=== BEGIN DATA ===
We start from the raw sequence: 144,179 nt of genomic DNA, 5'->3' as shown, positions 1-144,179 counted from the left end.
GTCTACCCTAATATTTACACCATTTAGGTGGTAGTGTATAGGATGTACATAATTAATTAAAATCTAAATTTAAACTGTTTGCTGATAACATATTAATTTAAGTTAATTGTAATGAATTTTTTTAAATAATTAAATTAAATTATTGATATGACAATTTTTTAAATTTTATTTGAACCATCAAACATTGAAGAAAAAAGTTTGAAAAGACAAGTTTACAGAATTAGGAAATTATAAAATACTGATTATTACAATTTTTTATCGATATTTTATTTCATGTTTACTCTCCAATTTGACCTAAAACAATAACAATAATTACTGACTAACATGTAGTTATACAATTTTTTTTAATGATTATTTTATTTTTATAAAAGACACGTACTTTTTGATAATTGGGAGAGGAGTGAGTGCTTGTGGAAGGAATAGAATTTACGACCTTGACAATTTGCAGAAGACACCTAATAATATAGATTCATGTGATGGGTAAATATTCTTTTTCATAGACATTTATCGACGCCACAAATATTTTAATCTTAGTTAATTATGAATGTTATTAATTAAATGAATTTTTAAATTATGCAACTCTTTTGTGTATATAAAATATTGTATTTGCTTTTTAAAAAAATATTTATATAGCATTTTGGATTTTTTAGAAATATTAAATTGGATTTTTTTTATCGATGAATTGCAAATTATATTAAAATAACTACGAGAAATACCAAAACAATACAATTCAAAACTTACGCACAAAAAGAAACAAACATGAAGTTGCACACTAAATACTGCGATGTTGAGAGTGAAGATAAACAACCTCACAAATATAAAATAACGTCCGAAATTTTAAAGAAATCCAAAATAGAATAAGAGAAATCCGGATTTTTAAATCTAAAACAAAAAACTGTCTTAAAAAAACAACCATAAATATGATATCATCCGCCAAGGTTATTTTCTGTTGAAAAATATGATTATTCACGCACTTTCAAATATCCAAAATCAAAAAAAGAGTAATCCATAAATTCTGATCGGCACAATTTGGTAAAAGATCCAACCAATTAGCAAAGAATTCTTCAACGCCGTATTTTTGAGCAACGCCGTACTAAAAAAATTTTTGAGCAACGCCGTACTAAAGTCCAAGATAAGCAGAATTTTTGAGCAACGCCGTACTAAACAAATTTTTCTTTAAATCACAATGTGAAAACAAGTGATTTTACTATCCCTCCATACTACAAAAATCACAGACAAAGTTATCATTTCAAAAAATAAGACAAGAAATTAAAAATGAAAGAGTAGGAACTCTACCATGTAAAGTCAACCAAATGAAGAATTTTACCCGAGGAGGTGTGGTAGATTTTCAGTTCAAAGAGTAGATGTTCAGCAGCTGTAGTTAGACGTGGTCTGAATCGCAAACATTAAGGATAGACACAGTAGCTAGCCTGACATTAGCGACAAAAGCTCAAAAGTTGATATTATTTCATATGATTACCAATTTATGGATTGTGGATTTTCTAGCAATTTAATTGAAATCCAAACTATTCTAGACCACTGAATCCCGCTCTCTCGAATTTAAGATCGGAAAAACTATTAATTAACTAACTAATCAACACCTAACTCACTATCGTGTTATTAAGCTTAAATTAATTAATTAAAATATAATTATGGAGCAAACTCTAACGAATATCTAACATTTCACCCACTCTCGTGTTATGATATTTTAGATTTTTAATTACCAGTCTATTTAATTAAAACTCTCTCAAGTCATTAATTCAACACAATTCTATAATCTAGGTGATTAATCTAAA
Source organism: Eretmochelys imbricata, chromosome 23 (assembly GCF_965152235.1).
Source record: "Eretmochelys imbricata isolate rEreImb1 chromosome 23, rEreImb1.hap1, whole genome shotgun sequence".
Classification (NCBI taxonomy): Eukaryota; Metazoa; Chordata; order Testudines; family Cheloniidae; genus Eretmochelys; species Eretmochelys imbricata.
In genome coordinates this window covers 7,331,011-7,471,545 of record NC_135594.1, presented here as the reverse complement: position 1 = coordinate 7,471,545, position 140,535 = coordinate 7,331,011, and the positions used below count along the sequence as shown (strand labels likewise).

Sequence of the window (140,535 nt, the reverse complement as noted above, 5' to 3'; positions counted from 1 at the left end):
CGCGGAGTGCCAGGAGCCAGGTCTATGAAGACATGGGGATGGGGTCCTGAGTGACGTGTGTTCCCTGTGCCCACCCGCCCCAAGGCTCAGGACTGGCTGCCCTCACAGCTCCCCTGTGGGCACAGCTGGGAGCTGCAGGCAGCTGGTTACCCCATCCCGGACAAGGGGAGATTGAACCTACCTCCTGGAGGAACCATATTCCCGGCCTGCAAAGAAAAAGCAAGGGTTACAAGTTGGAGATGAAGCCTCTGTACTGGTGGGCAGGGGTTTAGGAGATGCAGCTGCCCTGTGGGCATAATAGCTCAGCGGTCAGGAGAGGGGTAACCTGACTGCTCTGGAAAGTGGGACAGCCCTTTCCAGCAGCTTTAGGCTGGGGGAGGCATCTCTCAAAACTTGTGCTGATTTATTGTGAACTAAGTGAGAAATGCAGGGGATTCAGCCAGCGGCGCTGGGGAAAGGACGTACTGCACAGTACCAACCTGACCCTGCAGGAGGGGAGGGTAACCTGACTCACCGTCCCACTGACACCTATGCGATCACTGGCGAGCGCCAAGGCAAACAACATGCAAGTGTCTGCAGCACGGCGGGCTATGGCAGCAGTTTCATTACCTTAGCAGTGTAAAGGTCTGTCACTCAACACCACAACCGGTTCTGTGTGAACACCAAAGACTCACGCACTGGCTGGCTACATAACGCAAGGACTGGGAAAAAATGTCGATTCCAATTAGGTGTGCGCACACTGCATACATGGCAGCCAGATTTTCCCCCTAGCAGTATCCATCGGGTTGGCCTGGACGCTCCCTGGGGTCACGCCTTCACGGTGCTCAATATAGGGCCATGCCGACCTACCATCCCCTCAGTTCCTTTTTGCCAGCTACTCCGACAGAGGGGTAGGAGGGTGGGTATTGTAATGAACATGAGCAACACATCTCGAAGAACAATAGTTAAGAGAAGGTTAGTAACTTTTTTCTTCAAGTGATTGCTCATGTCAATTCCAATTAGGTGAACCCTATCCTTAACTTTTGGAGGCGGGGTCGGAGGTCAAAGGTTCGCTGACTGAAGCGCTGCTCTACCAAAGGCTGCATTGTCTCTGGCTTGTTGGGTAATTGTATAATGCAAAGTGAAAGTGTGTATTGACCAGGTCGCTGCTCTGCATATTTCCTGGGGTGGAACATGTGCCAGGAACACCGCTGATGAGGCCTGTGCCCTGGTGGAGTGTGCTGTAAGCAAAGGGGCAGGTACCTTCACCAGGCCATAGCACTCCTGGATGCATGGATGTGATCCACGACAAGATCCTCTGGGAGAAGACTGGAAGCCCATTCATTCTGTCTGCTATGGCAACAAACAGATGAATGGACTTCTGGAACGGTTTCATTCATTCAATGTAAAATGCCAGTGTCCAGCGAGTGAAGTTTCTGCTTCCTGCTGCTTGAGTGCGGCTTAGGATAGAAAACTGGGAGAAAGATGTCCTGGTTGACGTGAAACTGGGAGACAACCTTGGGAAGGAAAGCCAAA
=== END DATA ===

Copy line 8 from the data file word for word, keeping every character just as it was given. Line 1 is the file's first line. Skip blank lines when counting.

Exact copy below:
CGCGGAGTGCCAGGAGCCAGGTCTATGAAGACATGGGGATGGGGTCCTGAGTGACGTGTGTTCCCTGTGCCCACCCGCCCCAAGGCTCAGGACTGGCTGCCCTCACAGCTCCCCTGTGGGCACAGCTGGGAGCTGCAGGCAGCTGGTTACCCCATCCCGGACAAGGGGAGATTGAACCTACCTCCTGGAGGAACCATATTCCCGGCCTGCAAAGAAAAAGCAAGGGTTACAAGTTGGAGATGAAGCCTCTGTACTGGTGGGCAGGGGTTTAGGAGATGCAGCTGCCCTGTGGGCATAATAGCTCAGCGGTCAGGAGAGGGGTAACCTGACTGCTCTGGAAAGTGGGACAGCCCTTTCCAGCAGCTTTAGGCTGGGGGAGGCATCTCTCAAAACTTGTGCTGATTTATTGTGAACTAAGTGAGAAATGCAGGGGATTCAGCCAGCGGCGCTGGGGAAAGGACGTACTGCACAGTACCAACCTGACCCTGCAGGAGGGGAGGGTAACCTGACTCACCGTCCCACTGACACCTATGCGATCACTGGCGAGCGCCAAGGCAAACAACATGCAAGTGTCTGCAGCACGGCGGGCTATGGCAGCAGTTTCATTACCTTAGCAGTGTAAAGGTCTGTCACTCAACACCACAACCGGTTCTGTGTGAACACCAAAGACTCACGCACTGGCTGGCTACATAACGCAAGGACTGGGAAAAAATGTCGATTCCAATTAGGTGTGCGCACACTGCATACATGGCAGCCAGATTTTCCCCCTAGCAGTATCCATCGGGTTGGCCTGGACGCTCCCTGGGGTCACGCCTTCACGGTGCTCAATATAGGGCCATGCCGACCTACCATCCCCTCAGTTCCTTTTTGCCAGCTACTCCGACAGAGGGGTAGGAGGGTGGGTATTGTAATGAACATGAGCAACACATCTCGAAGAACAATAGTTAAGAGAAGGTTAGTAACTTTTTTCTTCAAGTGATTGCTCATGTCAATTCCAATTAGGTGAACCCTATCCTTAACTTTTGGAGGCGGGGTCGGAGGTCAAAGGTTCGCTGACTGAAGCGCTGCTCTACCAAAGGCTGCATTGTCTCTGGCTTGTTGGGTAATTGTATAATGCAAAGTGAAAGTGTGTATTGACCAGGTCGCTGCTCTGCATATTTCCTGGGGTGGAACATGTGCCAGGAACACCGCTGATGAGGCCTGTGCCCTGGTGGAGTGTGCTGTAAGCAAAGGGGCAGGTACCTTCACCAGGCCATAGCACTCCTGGATGCATGGATGTGATCCACGACAAGATCCTCTGGGAGAAGACTGGAAGCCCATTCATTCTGTCTGCTATGGCAACAAACAGATGAATGGACTTCTGGAACGGTTTCATTCATTCAATGTAAAATGCCAGTGTCCAGCGAGTGAAGTTTCTGCTTCCTGCTGCTTGAGTGCGGCTTAGGATAGAAAACTGGGAGAAAGATGTCCTGGTTGACGTGAAACTGGGAGACAACCTTGGGAAGGAAAGCCAAA